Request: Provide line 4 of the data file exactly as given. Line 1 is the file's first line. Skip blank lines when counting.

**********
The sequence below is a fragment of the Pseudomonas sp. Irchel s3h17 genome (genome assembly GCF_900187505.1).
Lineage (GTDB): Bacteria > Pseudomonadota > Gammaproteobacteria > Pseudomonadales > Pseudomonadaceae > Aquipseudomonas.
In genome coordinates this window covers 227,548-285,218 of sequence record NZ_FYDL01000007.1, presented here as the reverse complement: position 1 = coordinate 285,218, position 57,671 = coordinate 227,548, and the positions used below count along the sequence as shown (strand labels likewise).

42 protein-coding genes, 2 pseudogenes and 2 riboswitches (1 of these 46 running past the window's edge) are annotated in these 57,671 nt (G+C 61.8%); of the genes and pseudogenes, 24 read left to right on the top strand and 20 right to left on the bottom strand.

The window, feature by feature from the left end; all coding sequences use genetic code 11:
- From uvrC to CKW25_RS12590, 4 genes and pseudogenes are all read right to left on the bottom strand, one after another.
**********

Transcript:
42 protein-coding genes, 2 pseudogenes and 2 riboswitches (1 of these 46 running past the window's edge) are annotated in these 57,671 nt (G+C 61.8%); of the genes and pseudogenes, 24 read left to right on the top strand and 20 right to left on the bottom strand.